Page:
So not quite as excellent as the other two Gilbert books the BL has so far re-published, but still an enjoyable read with much to recommend it and, taken together, the three show that Gilbert is an author who thoroughly deserves this opportunity to be appreciated by a new generation of readers.

NB This book was provided for review by the publisher, the British Library.

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Book 5 of 20

A Pinch of Snuff (Dalziel and Pascoe 5) by Reginald Hill

Dark secrets…

😀 😀 😀 😀 🙂

There have been complaints from the local residents about the Calliope Club, a private cinema that shows pornographic films, so the local police in the person of Sergeant Wield are already keeping an eye on it. However, everything is perfectly legal and the only disruption the club is causing is to the respectable sensibilities of its neighbours. But Jack Shorter, one of the club members, is worried, and since he happens to be Inspector Peter Pascoe’s dentist, he takes the opportunity to pass on his concerns. He tells Peter that in one scene of a film, in which the naked heroine is being beaten up her equally naked captor, he is convinced that the beating is real and that the woman has been seriously hurt, if not worse. So Peter goes along to see for himself, starting a chain of events that will uncover some dark secrets around the town and lead to murder…

By the time of this fifth Dalziel and Pascoe book, both of the main characters have become much more fully developed, although they will continue to evolve throughout the long-running series. Dalziel is brash, crude and often uncouth, although he’s perfectly capable of presenting different faces when he wishes. He knows everyone who’s anyone around his patch, and is well tuned in to all the gossip and secrets of his fellow townspeople. Pascoe is educated and cultured, more empathetic and often deeply affected by the things he witnesses as part of his job. He is the modern face of policing, although that modernity of 1978 when the book was first published seems very out-dated now, especially in social attitudes. Because this story involves porn, violence towards women and what would now be considered child exploitation at best, or child abuse at worst, those outdated attitudes make for uneasy reading to modern eyes. If you find it difficult to allow for different times, then this may not be the best book in which to meet Dalziel and Pascoe for the first time.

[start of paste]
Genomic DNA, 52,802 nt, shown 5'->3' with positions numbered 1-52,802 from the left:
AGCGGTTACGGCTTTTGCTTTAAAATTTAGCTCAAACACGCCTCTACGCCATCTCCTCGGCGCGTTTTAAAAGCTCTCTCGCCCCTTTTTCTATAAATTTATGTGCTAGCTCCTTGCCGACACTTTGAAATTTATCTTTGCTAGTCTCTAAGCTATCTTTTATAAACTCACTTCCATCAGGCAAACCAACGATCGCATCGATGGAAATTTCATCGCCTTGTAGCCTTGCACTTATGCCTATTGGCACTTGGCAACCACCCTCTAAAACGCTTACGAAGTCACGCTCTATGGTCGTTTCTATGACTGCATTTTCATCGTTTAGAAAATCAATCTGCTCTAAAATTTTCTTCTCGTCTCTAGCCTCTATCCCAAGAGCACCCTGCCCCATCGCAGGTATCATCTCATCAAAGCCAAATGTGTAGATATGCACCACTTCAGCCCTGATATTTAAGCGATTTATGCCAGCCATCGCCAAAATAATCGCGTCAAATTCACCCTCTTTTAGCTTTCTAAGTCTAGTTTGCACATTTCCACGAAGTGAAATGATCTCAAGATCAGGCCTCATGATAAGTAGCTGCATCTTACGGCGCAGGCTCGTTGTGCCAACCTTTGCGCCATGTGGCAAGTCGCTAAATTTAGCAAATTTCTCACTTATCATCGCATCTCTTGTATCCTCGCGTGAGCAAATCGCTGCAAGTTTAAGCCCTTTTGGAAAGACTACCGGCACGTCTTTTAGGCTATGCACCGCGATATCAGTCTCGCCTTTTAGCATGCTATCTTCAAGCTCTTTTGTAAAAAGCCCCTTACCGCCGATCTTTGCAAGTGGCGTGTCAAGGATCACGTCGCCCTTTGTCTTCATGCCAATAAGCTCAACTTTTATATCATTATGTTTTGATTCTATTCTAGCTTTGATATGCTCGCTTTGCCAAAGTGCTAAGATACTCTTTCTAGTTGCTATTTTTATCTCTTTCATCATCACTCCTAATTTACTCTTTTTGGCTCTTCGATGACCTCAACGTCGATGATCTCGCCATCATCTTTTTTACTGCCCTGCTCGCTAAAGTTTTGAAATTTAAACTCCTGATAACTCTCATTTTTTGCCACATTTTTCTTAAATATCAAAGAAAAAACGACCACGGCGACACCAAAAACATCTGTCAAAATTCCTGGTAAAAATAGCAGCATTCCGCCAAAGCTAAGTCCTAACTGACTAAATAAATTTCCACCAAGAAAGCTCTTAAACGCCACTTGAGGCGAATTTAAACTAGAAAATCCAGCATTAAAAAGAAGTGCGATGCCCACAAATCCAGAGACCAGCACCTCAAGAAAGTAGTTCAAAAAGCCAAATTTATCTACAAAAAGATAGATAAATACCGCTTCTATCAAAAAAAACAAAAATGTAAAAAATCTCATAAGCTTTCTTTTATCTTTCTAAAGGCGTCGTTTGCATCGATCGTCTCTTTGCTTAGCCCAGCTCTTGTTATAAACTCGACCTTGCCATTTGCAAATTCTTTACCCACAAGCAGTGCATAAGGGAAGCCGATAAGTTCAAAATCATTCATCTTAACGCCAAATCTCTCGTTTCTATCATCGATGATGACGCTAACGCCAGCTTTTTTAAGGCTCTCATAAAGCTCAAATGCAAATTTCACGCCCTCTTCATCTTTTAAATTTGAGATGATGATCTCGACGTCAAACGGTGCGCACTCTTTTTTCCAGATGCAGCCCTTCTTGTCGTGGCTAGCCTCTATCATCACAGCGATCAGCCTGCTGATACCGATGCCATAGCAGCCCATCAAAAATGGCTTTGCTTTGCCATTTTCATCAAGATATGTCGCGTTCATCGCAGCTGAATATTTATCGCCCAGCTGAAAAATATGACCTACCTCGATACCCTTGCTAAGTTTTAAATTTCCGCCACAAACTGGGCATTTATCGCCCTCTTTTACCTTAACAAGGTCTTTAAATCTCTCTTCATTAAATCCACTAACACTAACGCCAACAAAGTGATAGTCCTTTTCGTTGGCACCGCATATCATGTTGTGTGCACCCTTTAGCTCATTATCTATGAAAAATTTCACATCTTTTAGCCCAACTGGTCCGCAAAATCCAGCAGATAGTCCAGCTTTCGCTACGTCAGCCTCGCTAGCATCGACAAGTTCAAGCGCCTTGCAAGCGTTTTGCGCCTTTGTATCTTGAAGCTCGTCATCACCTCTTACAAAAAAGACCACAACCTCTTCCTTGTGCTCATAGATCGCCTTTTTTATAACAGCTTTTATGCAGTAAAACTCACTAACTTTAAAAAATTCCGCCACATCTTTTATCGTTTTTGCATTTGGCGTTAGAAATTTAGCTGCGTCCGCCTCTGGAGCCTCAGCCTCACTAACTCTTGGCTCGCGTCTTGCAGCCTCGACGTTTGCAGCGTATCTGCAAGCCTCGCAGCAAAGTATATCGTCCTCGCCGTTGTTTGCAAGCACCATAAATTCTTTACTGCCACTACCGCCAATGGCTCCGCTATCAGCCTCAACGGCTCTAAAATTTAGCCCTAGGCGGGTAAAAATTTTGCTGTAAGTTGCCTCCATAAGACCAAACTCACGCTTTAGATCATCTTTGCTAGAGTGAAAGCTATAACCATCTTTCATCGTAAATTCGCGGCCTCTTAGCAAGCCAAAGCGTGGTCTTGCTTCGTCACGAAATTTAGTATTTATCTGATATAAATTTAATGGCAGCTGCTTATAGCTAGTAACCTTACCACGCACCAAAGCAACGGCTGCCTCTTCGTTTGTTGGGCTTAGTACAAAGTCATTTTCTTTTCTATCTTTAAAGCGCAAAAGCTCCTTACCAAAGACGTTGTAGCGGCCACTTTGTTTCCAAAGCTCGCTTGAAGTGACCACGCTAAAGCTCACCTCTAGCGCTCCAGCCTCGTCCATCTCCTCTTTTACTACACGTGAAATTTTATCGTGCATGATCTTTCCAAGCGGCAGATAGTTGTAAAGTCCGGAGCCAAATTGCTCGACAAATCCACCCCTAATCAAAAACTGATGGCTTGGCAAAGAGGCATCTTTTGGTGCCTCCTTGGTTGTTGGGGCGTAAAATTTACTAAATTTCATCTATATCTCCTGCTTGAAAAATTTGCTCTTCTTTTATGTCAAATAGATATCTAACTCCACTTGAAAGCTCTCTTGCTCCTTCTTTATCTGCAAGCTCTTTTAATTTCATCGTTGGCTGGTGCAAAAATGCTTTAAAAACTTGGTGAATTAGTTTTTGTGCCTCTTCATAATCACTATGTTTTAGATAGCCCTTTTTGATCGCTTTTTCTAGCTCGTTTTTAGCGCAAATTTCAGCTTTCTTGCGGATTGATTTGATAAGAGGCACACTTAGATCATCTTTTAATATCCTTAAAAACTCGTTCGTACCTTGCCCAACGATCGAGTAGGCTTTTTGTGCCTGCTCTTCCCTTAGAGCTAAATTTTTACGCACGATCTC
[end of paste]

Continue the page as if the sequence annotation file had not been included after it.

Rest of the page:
However, if you can look past that, then there’s a strong plot here – tighter and better paced than in some of the earliest books. The storyline is undoubtedly dark, but there’s plenty of room for some humour in the interaction between the two leads. Hill tended to change the main viewpoint from book to book, and here we see the story from Peter’s perspective, which is a kinder and gentler one than Dalziel’s. The starting point of the story – the suggestion of ‘snuff’ movies, where the supposedly fictional on-screen death is actually real – soon veers off to become more domestic in nature, as Jack Shorter is suddenly accused of seducing one of his underage patients. Meantime, the owner of the Calliope Club is attacked and left to die, and Peter must try to find out if there’s a connection to his investigation into the possible snuff movie. With all the concentration on porn, there are some salacious moments and some earthy language but no graphic descriptions of sex, on or off screen.

As the series progressed, the books gradually widened out from the two main detectives to become more ensemble pieces with several recurring characters. That process is beginning in this one, as we get to know Ellie, Peter’s wife, a little better. She’s a feminist and what we would now call a social justice warrior, so there’s always tension between Peter and her over his job, since she sees the police as a reactionary pillar of a patriarchal society. Sergeant Wield is also coming to the fore, although at this early point in the series, he is almost unrecognisable as the complex and appealing character he will later become.